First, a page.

Q) What are the most common mistakes you see farm families make when it comes to succession planning?

A) I think one of the big ones is a lot of them will think their accountant or their lawyer can do this. I’ve had a lot of farm families tell me they’re just going to get a good will and that should take care of everything. That really isn’t succession planning – that’s estate planning.

The biggest thing, I think, is not having a quarterback or a third party come in and lead. We’re in a world where you have to do what you do best and these families are good at farming; they’re not good at facilitating or leading and that’s why a lot of them get stuck. There’s a lot of great accountants out there and a lot of great lawyers as well, but a lot of the lawyers I collaborate with are the first ones that refer clients to me because they know [succession planning] is out of their skill set. It’s also out of their comfort zone. They really don’t want to go to the kitchen table and start getting into this because all of the sudden they feel like they are not capable and it’s very uncomfortable for them to try to work through conflict. So that’s a big one: there’s no one leading the team.

I think a lot of us don’t know where to start. I’ll have families say, “I went to my accountant and spent so much money, I spent time with my lawyer and with my financial guy and the only thing he can really look at is the insurance piece.” They feel like they’re spinning their wheels and not getting anywhere. They get frustrated and say, “We tried this already and all we got were three invoices and we have no plan.” You have to have someone who’s speaking with the voice of the farm. A lot of them just don’t have that. Having a third-party professional come in is important. I don’t speak for any one person in the family; I work for the farm business.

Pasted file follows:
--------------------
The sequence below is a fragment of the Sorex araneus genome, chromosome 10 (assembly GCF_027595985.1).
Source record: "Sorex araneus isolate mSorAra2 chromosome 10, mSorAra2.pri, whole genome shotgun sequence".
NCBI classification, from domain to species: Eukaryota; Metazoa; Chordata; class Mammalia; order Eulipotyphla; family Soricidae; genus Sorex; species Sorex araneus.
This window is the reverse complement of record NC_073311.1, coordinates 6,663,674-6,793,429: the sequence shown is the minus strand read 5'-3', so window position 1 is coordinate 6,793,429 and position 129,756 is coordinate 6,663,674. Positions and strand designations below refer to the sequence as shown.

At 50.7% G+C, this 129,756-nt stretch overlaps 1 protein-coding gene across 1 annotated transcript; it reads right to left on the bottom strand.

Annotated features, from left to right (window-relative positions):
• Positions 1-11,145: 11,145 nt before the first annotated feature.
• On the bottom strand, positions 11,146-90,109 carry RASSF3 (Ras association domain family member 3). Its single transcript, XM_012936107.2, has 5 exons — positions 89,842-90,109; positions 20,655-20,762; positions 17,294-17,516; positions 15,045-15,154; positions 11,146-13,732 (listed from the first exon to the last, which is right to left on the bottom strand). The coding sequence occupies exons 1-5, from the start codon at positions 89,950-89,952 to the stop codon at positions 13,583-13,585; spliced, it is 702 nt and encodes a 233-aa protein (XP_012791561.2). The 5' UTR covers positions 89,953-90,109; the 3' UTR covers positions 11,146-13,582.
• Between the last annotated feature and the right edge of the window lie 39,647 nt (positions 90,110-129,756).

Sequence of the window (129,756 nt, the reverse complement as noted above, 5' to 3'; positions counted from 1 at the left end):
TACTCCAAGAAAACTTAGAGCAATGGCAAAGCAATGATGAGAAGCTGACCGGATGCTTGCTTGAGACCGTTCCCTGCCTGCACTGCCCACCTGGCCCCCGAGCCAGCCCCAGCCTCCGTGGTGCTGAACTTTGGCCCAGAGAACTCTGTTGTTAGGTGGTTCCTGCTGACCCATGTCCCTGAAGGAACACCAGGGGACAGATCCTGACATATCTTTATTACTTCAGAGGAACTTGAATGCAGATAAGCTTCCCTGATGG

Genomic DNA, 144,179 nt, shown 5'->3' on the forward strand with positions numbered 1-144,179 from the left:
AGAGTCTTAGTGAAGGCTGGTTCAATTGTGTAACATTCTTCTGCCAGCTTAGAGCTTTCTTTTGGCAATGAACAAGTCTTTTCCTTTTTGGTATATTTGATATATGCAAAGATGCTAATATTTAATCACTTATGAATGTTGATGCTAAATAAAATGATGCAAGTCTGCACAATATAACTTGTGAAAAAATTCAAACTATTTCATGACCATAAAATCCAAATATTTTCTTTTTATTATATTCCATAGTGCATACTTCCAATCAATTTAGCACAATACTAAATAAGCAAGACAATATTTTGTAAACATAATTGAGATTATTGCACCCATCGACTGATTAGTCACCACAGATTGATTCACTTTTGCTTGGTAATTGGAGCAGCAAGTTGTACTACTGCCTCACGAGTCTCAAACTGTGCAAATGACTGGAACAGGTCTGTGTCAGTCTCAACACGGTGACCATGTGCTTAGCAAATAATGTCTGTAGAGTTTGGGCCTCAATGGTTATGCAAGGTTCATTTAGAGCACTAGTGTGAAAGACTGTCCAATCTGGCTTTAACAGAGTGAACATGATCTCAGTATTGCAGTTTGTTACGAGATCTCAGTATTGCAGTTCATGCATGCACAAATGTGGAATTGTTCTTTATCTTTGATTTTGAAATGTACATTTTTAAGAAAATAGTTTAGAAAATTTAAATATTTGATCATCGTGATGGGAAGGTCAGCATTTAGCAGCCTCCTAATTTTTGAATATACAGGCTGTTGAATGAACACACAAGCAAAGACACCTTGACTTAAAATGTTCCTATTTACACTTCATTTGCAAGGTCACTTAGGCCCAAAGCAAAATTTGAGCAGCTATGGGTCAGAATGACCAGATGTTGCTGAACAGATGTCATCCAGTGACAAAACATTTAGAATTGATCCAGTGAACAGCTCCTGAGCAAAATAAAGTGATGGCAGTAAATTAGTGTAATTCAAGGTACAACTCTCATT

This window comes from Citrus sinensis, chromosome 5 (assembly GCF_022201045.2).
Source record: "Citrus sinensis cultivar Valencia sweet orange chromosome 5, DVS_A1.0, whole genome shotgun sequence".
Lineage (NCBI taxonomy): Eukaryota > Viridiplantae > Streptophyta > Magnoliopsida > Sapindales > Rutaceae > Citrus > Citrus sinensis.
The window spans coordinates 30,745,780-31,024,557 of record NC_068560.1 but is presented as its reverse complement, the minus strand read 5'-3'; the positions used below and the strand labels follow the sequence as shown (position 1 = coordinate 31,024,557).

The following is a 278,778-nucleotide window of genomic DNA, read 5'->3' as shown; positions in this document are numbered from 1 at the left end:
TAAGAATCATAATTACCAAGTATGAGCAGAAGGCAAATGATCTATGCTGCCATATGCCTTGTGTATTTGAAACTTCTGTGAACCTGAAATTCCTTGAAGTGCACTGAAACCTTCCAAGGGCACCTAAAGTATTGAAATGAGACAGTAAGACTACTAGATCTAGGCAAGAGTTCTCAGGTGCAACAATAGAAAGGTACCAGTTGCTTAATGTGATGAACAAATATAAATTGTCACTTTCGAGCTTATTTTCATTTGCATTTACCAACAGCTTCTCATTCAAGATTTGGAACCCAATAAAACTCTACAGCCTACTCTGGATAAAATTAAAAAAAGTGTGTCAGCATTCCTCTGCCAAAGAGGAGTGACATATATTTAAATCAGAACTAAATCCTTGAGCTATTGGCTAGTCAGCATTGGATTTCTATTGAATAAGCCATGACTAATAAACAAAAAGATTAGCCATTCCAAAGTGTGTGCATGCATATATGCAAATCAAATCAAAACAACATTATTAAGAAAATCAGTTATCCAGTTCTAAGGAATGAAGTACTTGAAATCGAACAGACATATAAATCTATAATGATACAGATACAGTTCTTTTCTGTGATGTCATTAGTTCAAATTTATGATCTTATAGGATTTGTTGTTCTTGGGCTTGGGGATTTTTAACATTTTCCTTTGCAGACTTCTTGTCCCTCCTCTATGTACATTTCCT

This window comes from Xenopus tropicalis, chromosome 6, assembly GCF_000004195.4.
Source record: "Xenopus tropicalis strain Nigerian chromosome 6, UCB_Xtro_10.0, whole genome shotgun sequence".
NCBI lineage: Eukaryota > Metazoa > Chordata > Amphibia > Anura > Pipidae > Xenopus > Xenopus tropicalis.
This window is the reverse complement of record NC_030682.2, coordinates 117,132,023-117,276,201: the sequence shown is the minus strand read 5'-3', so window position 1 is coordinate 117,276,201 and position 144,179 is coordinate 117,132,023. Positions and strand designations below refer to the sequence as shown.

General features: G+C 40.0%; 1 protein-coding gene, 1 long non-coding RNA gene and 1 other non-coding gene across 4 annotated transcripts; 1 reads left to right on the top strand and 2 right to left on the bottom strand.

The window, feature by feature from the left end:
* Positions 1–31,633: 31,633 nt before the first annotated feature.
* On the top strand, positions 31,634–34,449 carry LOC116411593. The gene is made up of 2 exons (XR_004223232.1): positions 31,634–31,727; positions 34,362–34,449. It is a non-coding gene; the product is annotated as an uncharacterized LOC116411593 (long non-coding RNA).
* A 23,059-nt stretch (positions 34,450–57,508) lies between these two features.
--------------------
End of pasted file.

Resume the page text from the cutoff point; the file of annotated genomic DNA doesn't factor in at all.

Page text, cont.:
Q) In a perfect world, when should succession planning start?

A) I think the sooner, the better. I have some families right now whose kids are pre-teens but they’ve already expressed some interest or they know that at least one of the four kids, for example, will want to take on that successor role at some point down the road. Again, go back to communication around [succession], so people know there’s an opportunity and they can better plan their education around that.

I have seen a huge shift in my 17 years [in the business]. These Millennials today are coming out of Guelph and Ridgetown and great ag educational backgrounds and they’re ready. They come back [to the farm] and say, “I want this to happen now.”

Another big factor is the rising land values. We’re not talking $200,000 or $300,000 farms anymore; we’re talking about $2 and $3 million farms and that involves a lot more work because of the tax piece. With every family I’ve worked with, one of the driving factors is how to avoid or minimize tax. It’s a lot easier to plan for these things when you’ve got time on your side.

Editor’s note: This interview has been edited and condensed.

Brandi Cowen is editor of Top Crop Manager and Potatoes in Canada.